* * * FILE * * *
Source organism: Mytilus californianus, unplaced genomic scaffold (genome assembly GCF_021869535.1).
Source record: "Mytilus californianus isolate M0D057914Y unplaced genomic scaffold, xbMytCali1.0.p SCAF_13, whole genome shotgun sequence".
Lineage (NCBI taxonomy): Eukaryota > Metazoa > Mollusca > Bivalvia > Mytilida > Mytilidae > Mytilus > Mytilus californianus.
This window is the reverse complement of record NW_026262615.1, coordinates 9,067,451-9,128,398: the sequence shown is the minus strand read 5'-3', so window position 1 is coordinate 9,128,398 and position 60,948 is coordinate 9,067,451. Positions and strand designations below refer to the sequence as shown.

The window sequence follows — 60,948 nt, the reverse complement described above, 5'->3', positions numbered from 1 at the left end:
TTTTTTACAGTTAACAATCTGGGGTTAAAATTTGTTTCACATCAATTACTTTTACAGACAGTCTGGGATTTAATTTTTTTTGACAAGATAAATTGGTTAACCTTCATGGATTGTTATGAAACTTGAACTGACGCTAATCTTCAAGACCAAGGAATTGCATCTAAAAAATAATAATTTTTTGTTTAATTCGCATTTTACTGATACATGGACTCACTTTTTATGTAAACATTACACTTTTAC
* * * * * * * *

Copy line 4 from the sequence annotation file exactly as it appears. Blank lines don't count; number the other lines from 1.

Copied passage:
This window is the reverse complement of record NW_026262615.1, coordinates 9,067,451-9,128,398: the sequence shown is the minus strand read 5'-3', so window position 1 is coordinate 9,128,398 and position 60,948 is coordinate 9,067,451. Positions and strand designations below refer to the sequence as shown.